1. 1.

    The telson flexor system is homologous to the fast flexor system of anterior ganglia (Dumont & Wine, 1986a), but important differences exist in connections to the telson motor giants (MoGs) (Dumont & Wine, 1986b). In this paper, we describe additional differences in connections to the telson non-giant fast flexor (FF) motor neurones and to the telson flexor inhibitor (FI).

  2. 2.

    The telson FF motor neurones in ganglion 6 (G6) receive inputs similar to those in G4 and G5 (Miller, Hagiwara & Wine, 1985). The escape command neurones (lateral giants, LGs, and medial giants, MGs) in common provide weak disynaptic input via the telson segmental giant (SG6), and relatively strong trisynaptic input via SG2, SG3 and the corollary discharge interneurones 12 and 13. There may also be some direct input from the MGs, but it, as well as the connections from SG6, appears to vary in different preparations.

  3. 3.

    The compound PSP produced in telson FFs by a single LG or MG impulse was suprathreshold in only five of 55 experiments in isolated abdominal nerve cords, but the probability that a motor neurone would fire increased with additional giant axon impulses, showing that temporal summation of excitation outweighed the possible recruitment of inhibition. Firing probability was higher in semi-intact preparations, where at least one posterior telson FF was fired by a single LG impulse 50% of the time. As was pointed out previously (Dumont & Wine, 1986b), telson flexion would disrupt the behaviour pattern expected from LG commands.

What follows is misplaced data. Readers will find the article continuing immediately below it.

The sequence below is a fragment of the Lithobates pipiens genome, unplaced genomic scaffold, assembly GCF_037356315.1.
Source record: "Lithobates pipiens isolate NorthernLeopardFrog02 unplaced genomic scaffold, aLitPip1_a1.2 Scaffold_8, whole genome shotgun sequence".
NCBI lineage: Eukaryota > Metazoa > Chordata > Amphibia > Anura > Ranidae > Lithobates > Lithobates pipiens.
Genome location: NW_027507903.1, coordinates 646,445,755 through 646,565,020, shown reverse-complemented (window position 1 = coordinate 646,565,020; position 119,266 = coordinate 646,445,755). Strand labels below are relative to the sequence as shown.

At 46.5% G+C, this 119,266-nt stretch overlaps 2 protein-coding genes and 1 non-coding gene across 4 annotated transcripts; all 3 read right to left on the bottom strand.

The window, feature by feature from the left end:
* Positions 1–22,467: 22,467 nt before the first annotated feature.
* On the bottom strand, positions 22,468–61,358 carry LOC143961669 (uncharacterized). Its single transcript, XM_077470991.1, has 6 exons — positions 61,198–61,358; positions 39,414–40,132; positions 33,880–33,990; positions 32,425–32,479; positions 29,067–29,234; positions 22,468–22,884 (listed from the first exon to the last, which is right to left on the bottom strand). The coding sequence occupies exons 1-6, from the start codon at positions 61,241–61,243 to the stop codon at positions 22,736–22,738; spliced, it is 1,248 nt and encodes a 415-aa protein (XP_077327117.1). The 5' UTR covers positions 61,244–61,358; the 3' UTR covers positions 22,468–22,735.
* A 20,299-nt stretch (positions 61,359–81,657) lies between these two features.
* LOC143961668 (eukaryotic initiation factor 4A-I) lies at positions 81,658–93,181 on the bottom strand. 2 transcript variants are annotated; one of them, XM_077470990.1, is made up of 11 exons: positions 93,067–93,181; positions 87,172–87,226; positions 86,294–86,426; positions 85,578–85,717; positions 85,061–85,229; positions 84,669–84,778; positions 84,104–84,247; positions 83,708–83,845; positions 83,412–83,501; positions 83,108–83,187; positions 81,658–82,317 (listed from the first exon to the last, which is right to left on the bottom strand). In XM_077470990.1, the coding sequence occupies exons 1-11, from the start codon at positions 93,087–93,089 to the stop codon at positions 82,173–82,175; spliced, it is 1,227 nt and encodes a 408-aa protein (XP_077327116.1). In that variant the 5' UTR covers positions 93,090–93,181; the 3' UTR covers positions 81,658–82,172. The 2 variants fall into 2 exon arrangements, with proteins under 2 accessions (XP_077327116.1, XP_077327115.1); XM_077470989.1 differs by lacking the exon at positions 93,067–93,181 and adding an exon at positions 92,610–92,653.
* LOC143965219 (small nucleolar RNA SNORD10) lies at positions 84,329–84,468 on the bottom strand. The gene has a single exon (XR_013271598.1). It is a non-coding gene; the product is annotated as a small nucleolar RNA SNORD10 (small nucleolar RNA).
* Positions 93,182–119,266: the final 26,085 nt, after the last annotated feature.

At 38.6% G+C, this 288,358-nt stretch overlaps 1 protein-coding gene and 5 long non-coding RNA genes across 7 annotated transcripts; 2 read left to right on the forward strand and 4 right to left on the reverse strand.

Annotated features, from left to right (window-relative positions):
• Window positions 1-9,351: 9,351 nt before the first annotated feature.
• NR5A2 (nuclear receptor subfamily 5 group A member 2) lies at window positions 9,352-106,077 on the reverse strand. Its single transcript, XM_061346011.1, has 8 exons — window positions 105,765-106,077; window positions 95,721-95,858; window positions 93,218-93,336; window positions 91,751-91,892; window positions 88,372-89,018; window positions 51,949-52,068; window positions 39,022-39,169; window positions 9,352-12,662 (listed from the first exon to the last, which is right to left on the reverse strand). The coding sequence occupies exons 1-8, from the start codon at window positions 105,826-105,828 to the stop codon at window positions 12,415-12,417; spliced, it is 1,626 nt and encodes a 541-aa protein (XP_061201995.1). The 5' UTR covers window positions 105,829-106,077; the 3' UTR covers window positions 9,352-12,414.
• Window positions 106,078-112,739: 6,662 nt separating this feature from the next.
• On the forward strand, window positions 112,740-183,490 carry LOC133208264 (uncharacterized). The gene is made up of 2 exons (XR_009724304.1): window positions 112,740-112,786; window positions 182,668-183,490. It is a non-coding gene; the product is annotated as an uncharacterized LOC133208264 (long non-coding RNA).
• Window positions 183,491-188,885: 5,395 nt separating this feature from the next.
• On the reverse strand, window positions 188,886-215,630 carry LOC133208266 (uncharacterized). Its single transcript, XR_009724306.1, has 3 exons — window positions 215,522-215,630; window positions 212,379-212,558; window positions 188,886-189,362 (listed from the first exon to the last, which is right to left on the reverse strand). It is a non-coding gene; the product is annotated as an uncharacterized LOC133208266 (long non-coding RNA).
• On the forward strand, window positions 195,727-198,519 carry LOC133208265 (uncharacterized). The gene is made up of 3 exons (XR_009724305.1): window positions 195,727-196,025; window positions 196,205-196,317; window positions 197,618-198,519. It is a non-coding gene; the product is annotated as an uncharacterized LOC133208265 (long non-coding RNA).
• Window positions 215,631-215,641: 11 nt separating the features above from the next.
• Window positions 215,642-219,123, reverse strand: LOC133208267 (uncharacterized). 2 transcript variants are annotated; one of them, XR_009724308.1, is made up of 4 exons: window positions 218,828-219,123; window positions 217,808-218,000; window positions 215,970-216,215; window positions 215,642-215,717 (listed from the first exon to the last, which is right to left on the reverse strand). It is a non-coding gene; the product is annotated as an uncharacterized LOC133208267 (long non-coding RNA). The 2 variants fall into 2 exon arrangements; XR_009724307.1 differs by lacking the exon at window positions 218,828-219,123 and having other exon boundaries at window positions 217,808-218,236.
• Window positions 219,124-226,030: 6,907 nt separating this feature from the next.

4. 4.

    Two pathways of feedforward inhibition were found which prevent such disruption. The sensory input that recruits the LG also recruits powerful feedforward inhibition of the telson FF motor neurones, which reduces the probability that they will be fired by the LG. The same sensory stimulus also evokes inhibition of FFs in G5, excitation of FFs in G2 and G3, and mixed excitation and inhibition of FFs in G4. In addition, the telson FIs fire at short latency during LG-mediated tailflips. This occurs because the telson FIs are excited by sensory input. In fact, the firing threshold of the telson FIs to sensory input is lower than that of the LGs, at least for electrical stimulation of nerves. When the LGs do fire, they produce additional excitation of the FIs. The telson FIs also are excited by the LGs but not by the MGs. In contrast, the anterior homologues of the telson FIs receive equivalent, delayed excitation from both MGs and LGs, and weaker sensory input, so that they tend to fire only after the peak of flexion (Wine & Mistick, 1977).

  5. 5.

    The predicted net effect of these connections is that the telson flexor muscles should not contract during naturally elicited LG tailflips, and this is consistent with observed behaviour. The results can be interpreted as providing additional examples of potentially maladaptive central connections which are not expressed in behaviour because of feedforward inhibition.

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